MARK GOODMAN ’69 CHAIR, IMAGING SCIENCE EMORY UNIVERSITY
Weddings Births 1998 Jamie and Brad Mandeville a son, Flynn Douglas December 28, 2011
2001 Keri Kling Cruz and Rolly a son, Caleb October 19, 2012
Diane Serven Shepherd and Ben
a daughter, Mackenzie Elizabeth February 5, 2013 ABOVE: Noelle Shafer and Matt Bourne BELOW: Ashley Lawrence and Mark Waterman
2002 Carla Wilki Bell and Kyle ’01 a son, Caiden Phoenix March 31, 2013
Meghan Roese Jackson and Luke
2000 Stefanie Riemer and Butch Mills
a daughter, Kinley Roese August 10, 2012
2004 Dede Santiago-Rice and Jason Grice
Rebecca and Adam West a daughter, Abigail Lynne September 22, 2012
April 13, 2013
September 14, 2012
2006 Olivia Heaton and Chris Logan October 27, 2012
Kaitlin Horst and Gene Seaman
September 29, 2012
2007 Janet Kajor and Clinton McKay December 21, 2012
Christina Moll and Jeffery Bryant
October 13, 2012 Sarah Zaleski and Kevin Degarmo June 22, 2013
2008 Rachel Atherton and Jacob Hillinger October 20, 2012
Ashley Lawrence and Mark Waterman
September 2, 2011
2009 Noelle Shafer and Matt Bourne
September 22, 2012 Kathryn Fetters and Noah Emery June 15, 2013 Sally Hayes and Will Hart December 31, 2012 Lindsay Johnson and Seth Cocquit June 9, 2012 Courteney Manley and Josh Kotecki July 7, 2012
2012 Jessica Bingham and Jacob Ott ’11 June 22, 2013
Mary Weber and Chad Kamm March 23, 2013 Brittany Van Duyne and James Allen August 16, 2012
2003 Molly Larcombe McCarthy and Justin a daughter, Ainsley Quinn February 25, 2013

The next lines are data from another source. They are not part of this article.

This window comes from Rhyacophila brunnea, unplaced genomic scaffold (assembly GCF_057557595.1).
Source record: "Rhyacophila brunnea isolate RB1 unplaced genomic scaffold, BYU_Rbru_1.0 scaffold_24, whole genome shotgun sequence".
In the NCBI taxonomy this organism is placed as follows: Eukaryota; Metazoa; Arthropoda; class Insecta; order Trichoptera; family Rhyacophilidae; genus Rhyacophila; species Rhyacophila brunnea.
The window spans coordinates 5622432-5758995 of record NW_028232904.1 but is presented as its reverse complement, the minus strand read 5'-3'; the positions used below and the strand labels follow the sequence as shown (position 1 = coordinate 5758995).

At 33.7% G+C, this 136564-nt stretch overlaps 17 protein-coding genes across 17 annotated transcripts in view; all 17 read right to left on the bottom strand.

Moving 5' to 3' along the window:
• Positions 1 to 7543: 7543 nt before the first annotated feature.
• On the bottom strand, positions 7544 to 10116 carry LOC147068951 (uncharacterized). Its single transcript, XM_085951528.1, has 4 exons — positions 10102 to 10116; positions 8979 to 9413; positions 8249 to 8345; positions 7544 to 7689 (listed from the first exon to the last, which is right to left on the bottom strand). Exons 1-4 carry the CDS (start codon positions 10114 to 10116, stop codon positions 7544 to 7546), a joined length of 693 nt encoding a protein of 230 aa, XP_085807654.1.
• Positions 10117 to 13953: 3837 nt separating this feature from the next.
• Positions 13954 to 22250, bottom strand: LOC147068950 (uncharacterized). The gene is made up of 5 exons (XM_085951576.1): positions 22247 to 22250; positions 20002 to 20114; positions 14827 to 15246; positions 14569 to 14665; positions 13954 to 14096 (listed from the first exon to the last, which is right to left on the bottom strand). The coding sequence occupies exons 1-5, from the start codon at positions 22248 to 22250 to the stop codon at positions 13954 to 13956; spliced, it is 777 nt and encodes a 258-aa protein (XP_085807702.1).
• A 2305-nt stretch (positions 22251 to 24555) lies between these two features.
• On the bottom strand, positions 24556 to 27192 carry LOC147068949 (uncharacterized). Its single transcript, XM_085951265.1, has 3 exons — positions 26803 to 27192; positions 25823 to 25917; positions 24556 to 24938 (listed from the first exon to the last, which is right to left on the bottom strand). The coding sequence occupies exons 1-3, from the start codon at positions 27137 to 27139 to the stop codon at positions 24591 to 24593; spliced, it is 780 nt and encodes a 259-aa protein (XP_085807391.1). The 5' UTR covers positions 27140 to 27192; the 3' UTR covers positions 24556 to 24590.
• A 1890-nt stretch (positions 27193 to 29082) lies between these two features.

2004 Elizabeth Kline Elsbree and Branndon a daughter, Amelia Grace November 9, 2012
2005 Amanda Todd Andrews and Jerry a son, Landon Robert December 21, 2012
Emily Mitsdarffer Meyer and Josh ’08
2006 Laura Haumiller Gaskill and Nathan ’04 a son, Ryne Josiah November 6, 2012
Lori Larcombe Lee and Alex ’05
a son, Gavin Alexander November 16, 2012
Nicole Kaczmarck Loy and Shane
Kristen Hotz Robinson and Jason ’03
a daughter, Josephine Lynn May 6, 2011
2007 Amanda Havens Pilger and Joe ’08 a son, Owen Christopher July 25, 2012
Andrea Emery Stevenson and Scott ’05
a son, William Brady August 19, 2013
Annie Shortridge Walljasper and Chris ’08
2008 Brittney Coombs Allen and Jeffrey a daughter, Ella May March 19, 2013
2009 Kari Sippel Ray and Sheridan
a son, Simon Christopher June 2, 2012
2010 Kim Hickey Hill and Seth a daughter, Aubree October 1, 2012
Kelly Sheets and Will Zimmerman ’11
a son, Easton Lucas December 13, 2012
a daughter, Ava Carolyn May 2, 2011
a daughter, Lucille Kathleen September 30, 2012
a daughter, Mercy-Julia Eugenia February 11, 2013
A) Ava Carolyn Loy, B) Cousins Ainsley Quinn McCarthy and Gavin Alexander Lee, C) Owen Christopher Pilger, D) Josephine Lynn Robinson, E) Kinley Roese Jackson, F) Caleb Cruz, G) Mercy-Julia Eugenia Meyer
BIRTHS: FACULTY-STAFF Sue Clark, annual giving coordinator, and Alex
a daughter, Josie February 20, 2013 Sean Schumm, assistant professor of kinesiology, and Kira a son, Jackson George April 4, 2013 Audra Sostarecz, associate professor of chemistry and Michael Sostarecz, associate professor of mathematics and computer science a son, Elliott Arthur May 21, 2013
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In memoriam: Barnes ’36 part of historic MC family PAUL BARNES , 98, of Milwaukee, Wis., whose family ties to Monmouth College date to the Civil War, died Dec. 29, 2012. OTHER BARNES FAMILY MEMBERS WHO